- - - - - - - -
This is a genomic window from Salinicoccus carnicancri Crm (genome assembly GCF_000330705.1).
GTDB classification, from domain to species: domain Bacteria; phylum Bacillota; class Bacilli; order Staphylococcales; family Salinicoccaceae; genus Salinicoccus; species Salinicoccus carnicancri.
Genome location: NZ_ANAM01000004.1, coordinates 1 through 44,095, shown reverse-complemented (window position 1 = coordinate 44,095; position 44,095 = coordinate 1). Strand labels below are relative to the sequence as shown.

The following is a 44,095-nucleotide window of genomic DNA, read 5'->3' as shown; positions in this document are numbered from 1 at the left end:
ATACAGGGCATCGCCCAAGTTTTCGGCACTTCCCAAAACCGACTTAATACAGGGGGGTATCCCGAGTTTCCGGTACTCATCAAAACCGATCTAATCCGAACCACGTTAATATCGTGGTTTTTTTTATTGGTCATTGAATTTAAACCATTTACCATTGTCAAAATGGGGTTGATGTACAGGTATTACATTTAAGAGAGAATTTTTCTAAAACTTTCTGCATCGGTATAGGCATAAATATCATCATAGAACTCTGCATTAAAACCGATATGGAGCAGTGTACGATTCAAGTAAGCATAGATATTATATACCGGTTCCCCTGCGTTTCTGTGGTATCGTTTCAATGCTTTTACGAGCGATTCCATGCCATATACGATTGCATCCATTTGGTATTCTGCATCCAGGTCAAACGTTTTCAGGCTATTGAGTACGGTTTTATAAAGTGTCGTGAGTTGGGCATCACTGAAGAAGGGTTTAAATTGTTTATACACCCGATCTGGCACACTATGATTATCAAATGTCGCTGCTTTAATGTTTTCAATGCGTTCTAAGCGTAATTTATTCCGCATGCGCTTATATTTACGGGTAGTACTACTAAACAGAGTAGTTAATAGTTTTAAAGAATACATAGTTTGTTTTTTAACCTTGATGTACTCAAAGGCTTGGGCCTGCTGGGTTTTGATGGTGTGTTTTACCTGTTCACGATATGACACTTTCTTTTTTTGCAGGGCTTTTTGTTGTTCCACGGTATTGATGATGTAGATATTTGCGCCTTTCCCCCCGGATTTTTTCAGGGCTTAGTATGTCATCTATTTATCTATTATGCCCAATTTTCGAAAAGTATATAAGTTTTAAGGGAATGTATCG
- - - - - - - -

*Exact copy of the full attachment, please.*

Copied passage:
This is a genomic window from Salinicoccus carnicancri Crm (genome assembly GCF_000330705.1).
GTDB classification, from domain to species: domain Bacteria; phylum Bacillota; class Bacilli; order Staphylococcales; family Salinicoccaceae; genus Salinicoccus; species Salinicoccus carnicancri.
Genome location: NZ_ANAM01000004.1, coordinates 1 through 44,095, shown reverse-complemented (window position 1 = coordinate 44,095; position 44,095 = coordinate 1). Strand labels below are relative to the sequence as shown.

The following is a 44,095-nucleotide window of genomic DNA, read 5'->3' as shown; positions in this document are numbered from 1 at the left end:
ATACAGGGCATCGCCCAAGTTTTCGGCACTTCCCAAAACCGACTTAATACAGGGGGGTATCCCGAGTTTCCGGTACTCATCAAAACCGATCTAATCCGAACCACGTTAATATCGTGGTTTTTTTTATTGGTCATTGAATTTAAACCATTTACCATTGTCAAAATGGGGTTGATGTACAGGTATTACATTTAAGAGAGAATTTTTCTAAAACTTTCTGCATCGGTATAGGCATAAATATCATCATAGAACTCTGCATTAAAACCGATATGGAGCAGTGTACGATTCAAGTAAGCATAGATATTATATACCGGTTCCCCTGCGTTTCTGTGGTATCGTTTCAATGCTTTTACGAGCGATTCCATGCCATATACGATTGCATCCATTTGGTATTCTGCATCCAGGTCAAACGTTTTCAGGCTATTGAGTACGGTTTTATAAAGTGTCGTGAGTTGGGCATCACTGAAGAAGGGTTTAAATTGTTTATACACCCGATCTGGCACACTATGATTATCAAATGTCGCTGCTTTAATGTTTTCAATGCGTTCTAAGCGTAATTTATTCCGCATGCGCTTATATTTACGGGTAGTACTACTAAACAGAGTAGTTAATAGTTTTAAAGAATACATAGTTTGTTTTTTAACCTTGATGTACTCAAAGGCTTGGGCCTGCTGGGTTTTGATGGTGTGTTTTACCTGTTCACGATATGACACTTTCTTTTTTTGCAGGGCTTTTTGTTGTTCCACGGTATTGATGATGTAGATATTTGCGCCTTTCCCCCCGGATTTTTTCAGGGCTTAGTATGTCATCTATTTATCTATTATGCCCAATTTTCGAAAAGTATATAAGTTTTAAGGGAATGTATCG